Heavily criticised new Housing Law in force in Spain

by Lorraine Williamson
housing law


MADRID – It took more than 900 days to pass the Housing Law. However, it was finally approved by the Senate on Wednesday. With 134 support, 117 ‘no’ votes and one abstention, the law will come into force today, Friday. 

The new Housing law has been under fire from real estate companies and experts for some time. They all predict different consequences of the entry into force than the government intends with the law. The drafters of the law see that it offers great advantages for young tenants in particular. The law provides a discount of 70% on the rent. This is for homes that are rented out to young people between 18 and 35 years old. Moreover, this discount increases to 60% if the house has been renovated or refurbished in the past two years. Even if none of these conditions are met, renters will still receive a significant 50% discount. 

Also read: What will change in the new Housing Law? 

Protection of Tenants in the Foreground 

Tenants are central to the new regulations. An important amendment stipulates the costs of property management and contracting will now be fully borne by the lessor. This means that tenants looking for an apartment no longer have to pay the usual one month’s rent that is usually requested by real estate agents. It is also prohibited under these new rules to increase rents through new costs. 

Stricter eviction rules 

To protect vulnerable groups, the agreement contains measures aimed at preventing unjust evictions. Evictions without a predetermined date and time will be banned and new grace periods will be included in eviction procedures. In addition, access to out-of-court resolution procedures is made mandatory for vulnerable persons. Alternative housing solutions will also be provided, financed by the funds of the state housing schemes. 

Requirements for evacuating homes 

The new bill will also delay the procedure to start an eviction from home. To reclaim ownership of a property, landlords must first declare whether “the property is the ordinary home of the occupier”. In addition, small landlords must provide a certificate from the Property Registry to justify their status. Meanwhile large landlords must demonstrate whether or not the occupying person is in a situation of vulnerability.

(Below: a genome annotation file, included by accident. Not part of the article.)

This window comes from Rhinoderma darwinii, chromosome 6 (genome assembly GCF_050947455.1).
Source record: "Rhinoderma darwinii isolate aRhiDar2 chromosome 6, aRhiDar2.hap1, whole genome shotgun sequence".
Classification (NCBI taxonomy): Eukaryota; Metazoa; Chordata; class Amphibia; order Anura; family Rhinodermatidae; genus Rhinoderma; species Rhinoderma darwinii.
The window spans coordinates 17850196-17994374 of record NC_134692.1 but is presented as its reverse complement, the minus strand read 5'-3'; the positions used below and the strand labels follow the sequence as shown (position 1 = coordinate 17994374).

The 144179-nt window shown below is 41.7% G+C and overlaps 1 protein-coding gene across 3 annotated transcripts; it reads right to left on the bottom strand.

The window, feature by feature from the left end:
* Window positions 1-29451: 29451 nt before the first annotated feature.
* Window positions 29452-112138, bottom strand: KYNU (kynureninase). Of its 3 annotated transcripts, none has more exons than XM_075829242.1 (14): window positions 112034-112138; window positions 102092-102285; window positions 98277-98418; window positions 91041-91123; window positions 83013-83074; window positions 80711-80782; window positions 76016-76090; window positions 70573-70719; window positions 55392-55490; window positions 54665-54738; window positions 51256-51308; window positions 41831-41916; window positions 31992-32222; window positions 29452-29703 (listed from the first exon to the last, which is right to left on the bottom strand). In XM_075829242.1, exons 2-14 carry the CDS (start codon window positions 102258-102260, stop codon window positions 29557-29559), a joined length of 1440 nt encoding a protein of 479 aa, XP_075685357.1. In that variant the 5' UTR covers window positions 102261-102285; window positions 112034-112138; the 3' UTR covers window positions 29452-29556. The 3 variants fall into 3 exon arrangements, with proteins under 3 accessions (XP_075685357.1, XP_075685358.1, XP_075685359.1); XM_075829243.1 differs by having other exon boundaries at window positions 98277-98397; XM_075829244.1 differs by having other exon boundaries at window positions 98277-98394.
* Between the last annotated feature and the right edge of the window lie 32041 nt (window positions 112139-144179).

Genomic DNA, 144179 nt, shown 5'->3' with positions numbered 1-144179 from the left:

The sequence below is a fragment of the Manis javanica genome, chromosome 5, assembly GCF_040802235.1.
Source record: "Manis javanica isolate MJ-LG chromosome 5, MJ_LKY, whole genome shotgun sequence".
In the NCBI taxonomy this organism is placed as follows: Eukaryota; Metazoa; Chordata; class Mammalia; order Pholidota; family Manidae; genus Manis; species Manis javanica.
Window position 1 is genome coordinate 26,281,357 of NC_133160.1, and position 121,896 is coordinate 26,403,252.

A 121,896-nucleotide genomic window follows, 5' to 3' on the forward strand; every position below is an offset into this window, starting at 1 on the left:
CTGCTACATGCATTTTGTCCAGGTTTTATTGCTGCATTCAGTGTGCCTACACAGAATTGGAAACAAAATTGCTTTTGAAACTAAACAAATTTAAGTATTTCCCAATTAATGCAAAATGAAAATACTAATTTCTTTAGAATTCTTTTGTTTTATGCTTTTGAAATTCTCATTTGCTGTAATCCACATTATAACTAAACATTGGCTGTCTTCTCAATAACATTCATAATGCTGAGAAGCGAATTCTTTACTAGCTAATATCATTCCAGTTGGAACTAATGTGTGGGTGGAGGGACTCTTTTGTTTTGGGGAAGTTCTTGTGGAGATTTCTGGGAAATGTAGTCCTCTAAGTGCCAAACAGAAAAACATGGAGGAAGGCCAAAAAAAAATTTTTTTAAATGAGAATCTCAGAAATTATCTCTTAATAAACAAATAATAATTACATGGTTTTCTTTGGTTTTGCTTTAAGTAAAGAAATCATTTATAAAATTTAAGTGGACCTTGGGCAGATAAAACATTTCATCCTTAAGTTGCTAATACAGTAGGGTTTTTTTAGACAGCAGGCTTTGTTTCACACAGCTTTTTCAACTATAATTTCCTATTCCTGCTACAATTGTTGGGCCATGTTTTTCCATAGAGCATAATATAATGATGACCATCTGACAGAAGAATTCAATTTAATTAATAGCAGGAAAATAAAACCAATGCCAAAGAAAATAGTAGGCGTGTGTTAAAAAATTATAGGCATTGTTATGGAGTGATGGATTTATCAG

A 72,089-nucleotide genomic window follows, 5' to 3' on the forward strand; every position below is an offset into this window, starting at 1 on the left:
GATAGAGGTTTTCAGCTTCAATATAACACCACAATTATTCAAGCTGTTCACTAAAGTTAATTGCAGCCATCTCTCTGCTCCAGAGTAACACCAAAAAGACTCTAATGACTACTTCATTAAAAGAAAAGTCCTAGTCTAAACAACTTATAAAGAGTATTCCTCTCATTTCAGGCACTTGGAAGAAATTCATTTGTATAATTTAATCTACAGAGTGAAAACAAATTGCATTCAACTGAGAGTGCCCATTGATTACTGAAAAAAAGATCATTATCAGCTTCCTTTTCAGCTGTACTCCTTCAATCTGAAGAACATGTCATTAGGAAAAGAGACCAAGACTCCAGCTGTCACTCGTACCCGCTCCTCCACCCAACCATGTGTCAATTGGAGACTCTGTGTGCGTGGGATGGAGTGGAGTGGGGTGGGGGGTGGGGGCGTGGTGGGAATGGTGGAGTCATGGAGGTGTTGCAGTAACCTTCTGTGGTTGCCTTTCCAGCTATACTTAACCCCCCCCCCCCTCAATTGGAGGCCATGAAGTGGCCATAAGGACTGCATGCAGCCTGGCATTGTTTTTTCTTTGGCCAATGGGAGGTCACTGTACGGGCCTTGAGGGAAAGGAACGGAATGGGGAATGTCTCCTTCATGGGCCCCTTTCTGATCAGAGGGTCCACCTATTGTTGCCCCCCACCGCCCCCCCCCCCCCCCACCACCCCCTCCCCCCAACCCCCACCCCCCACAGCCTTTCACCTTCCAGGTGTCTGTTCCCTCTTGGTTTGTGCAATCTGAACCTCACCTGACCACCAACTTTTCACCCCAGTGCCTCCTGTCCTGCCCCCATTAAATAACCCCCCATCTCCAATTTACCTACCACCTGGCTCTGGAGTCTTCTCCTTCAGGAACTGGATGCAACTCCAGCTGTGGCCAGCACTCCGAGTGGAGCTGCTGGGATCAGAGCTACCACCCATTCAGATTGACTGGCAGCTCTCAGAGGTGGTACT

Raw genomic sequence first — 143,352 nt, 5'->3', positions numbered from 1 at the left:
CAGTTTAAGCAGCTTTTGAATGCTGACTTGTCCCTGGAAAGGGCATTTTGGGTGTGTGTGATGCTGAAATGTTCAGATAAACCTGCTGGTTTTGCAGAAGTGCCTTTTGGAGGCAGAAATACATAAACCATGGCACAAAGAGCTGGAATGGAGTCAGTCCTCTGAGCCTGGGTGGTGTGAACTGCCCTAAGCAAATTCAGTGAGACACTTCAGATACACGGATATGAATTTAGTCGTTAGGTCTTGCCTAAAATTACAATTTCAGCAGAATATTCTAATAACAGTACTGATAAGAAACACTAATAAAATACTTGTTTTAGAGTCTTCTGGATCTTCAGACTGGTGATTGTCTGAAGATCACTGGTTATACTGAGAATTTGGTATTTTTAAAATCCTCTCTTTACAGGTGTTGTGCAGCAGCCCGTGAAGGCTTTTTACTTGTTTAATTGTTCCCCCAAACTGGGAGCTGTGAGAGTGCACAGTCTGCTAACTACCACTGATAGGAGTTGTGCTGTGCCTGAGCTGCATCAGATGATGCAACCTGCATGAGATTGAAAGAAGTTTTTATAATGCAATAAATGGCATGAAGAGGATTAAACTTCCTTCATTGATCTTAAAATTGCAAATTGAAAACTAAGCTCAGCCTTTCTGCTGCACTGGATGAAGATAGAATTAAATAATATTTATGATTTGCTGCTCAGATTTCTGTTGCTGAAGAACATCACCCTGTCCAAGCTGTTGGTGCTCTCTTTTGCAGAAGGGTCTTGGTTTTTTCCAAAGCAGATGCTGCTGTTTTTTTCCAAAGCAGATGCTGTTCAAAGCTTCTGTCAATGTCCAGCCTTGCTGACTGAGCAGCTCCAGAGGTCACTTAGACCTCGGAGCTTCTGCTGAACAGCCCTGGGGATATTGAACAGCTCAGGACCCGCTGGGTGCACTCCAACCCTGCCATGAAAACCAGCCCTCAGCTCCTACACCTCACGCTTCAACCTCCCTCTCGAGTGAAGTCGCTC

Increased protection of vulnerable persons 

The new legislation significantly increases protection for vulnerable persons. Currently, the Urban Rent Act states that leases are automatically extended if the tenant so wishes to five years, or seven years in the case of legal entities. Now the new regulations state that the tenant can apply for an additional year, under the same conditions, if he can demonstrate a situation of social and economic vulnerability based on reports from social services. 

Moreover, within a period of 20 years, the government will have to provide a minimum number of homes intended for social policy. This number should be at least 20% of the total number of households in tense areas. This new legislation is a major step forward in protecting tenants and vulnerable groups. 

Criticism of the new Housing Law

A blog in Publico.es discusses some criticisms of the law. The article endorses the need for strict regulation of rents to reduce inequality, citing examples of successful regulation in Catalonia between 2020 and 2022. Yet the current regulation contains loopholes that allow landlords to circumvent price caps. For example, they can use short-term leases or add extra fees to the rent. 

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The article suggests solutions to these problems, such as including short-term rentals in the price regulation and requiring landlords to state past rent in all contracts. Without improving the proposed regulations, the new Housing Act may not reduce rents effectively and may even have negative consequences. 

Experts fear price hike 

Telecinco goes even further and comes with 15 points of criticism from experts consulted at the Economic Observatory of Francisco de Vitoria University. After analysing the law, their criticism focuses on fears that prices will rise due to the scarcity of supply. 

The law does not solve current problems 

The law does limit the rent, but does not solve any of the problems in the rental market. It introduces new barriers that will cause disruptions, transactions will decrease and negatively affect the economy as a whole, creating economic activity and employment. 

The law indirectly and artificially increases tensions in areas, experts say, complicating the process of evictions and indirectly encouraging defaults. It also creates legal uncertainty for landlords, reduces supply and will eventually drive up prices. 

The government should instead focus on creating a regulatory framework that allows the private sector to increase the supply of housing on the market. 

The law will exacerbate the scarcity of rental housing in the market 

The Foundation for Applied Economic Studies (Fedea) states that the law will exacerbate the scarcity of rental properties on the market and increase legal uncertainty among property owners. Fedea argues that efforts to achieve an “effective right to housing” are misguided, according to La Vanguardia, as the law pursues policies that only exacerbate the housing shortage. 

Risks of real estate investments are increasing 

Fedea believes that the measures in the law will reduce the profitability of investments in rental properties or increase their risks. This will reduce the immediate and future availability of rental properties due to their withdrawal from the market and reduced investment in acquiring new properties. 

Also read: New Housing Law Spain: owners pay extra for vacant houses 

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